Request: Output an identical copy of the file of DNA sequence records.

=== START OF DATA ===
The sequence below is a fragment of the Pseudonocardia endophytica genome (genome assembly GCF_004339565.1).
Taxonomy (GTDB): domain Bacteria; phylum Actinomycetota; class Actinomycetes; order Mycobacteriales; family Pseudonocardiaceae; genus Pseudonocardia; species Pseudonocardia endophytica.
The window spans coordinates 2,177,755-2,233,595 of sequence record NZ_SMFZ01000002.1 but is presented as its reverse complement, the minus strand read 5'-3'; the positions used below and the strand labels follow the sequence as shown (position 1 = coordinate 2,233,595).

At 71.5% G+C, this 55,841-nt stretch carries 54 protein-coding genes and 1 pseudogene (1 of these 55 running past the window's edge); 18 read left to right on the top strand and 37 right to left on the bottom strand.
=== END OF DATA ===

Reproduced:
The sequence below is a fragment of the Pseudonocardia endophytica genome (genome assembly GCF_004339565.1).
Taxonomy (GTDB): domain Bacteria; phylum Actinomycetota; class Actinomycetes; order Mycobacteriales; family Pseudonocardiaceae; genus Pseudonocardia; species Pseudonocardia endophytica.
The window spans coordinates 2,177,755-2,233,595 of sequence record NZ_SMFZ01000002.1 but is presented as its reverse complement, the minus strand read 5'-3'; the positions used below and the strand labels follow the sequence as shown (position 1 = coordinate 2,233,595).

At 71.5% G+C, this 55,841-nt stretch carries 54 protein-coding genes and 1 pseudogene (1 of these 55 running past the window's edge); 18 read left to right on the top strand and 37 right to left on the bottom strand.